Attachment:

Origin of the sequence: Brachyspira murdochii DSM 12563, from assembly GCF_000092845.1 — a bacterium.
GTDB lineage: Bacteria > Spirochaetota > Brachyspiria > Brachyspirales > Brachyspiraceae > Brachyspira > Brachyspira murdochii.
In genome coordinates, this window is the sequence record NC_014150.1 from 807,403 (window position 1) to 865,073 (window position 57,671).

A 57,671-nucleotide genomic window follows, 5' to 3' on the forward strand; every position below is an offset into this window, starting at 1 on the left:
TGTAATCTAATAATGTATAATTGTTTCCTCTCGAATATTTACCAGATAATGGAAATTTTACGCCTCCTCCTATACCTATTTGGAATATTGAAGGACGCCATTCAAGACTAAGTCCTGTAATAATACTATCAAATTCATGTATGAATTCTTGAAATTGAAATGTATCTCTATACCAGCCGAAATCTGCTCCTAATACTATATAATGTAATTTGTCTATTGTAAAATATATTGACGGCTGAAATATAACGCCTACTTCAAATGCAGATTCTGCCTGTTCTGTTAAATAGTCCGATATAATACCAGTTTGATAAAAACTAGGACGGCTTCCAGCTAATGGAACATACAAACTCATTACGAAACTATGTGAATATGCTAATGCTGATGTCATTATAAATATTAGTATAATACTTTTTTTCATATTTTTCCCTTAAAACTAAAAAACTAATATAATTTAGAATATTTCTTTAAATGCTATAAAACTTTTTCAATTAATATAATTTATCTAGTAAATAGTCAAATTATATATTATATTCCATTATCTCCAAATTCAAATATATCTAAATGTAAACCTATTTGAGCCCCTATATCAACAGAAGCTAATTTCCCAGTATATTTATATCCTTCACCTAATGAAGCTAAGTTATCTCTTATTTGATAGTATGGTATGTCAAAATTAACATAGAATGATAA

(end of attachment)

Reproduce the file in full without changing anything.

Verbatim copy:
Origin of the sequence: Brachyspira murdochii DSM 12563, from assembly GCF_000092845.1 — a bacterium.
GTDB lineage: Bacteria > Spirochaetota > Brachyspiria > Brachyspirales > Brachyspiraceae > Brachyspira > Brachyspira murdochii.
In genome coordinates, this window is the sequence record NC_014150.1 from 807,403 (window position 1) to 865,073 (window position 57,671).

A 57,671-nucleotide genomic window follows, 5' to 3' on the forward strand; every position below is an offset into this window, starting at 1 on the left:
TGTAATCTAATAATGTATAATTGTTTCCTCTCGAATATTTACCAGATAATGGAAATTTTACGCCTCCTCCTATACCTATTTGGAATATTGAAGGACGCCATTCAAGACTAAGTCCTGTAATAATACTATCAAATTCATGTATGAATTCTTGAAATTGAAATGTATCTCTATACCAGCCGAAATCTGCTCCTAATACTATATAATGTAATTTGTCTATTGTAAAATATATTGACGGCTGAAATATAACGCCTACTTCAAATGCAGATTCTGCCTGTTCTGTTAAATAGTCCGATATAATACCAGTTTGATAAAAACTAGGACGGCTTCCAGCTAATGGAACATACAAACTCATTACGAAACTATGTGAATATGCTAATGCTGATGTCATTATAAATATTAGTATAATACTTTTTTTCATATTTTTCCCTTAAAACTAAAAAACTAATATAATTTAGAATATTTCTTTAAATGCTATAAAACTTTTTCAATTAATATAATTTATCTAGTAAATAGTCAAATTATATATTATATTCCATTATCTCCAAATTCAAATATATCTAAATGTAAACCTATTTGAGCCCCTATATCAACAGAAGCTAATTTCCCAGTATATTTATATCCTTCACCTAATGAAGCTAAGTTATCTCTTATTTGATAGTATGGTATGTCAAAATTAACATAGAATGATAA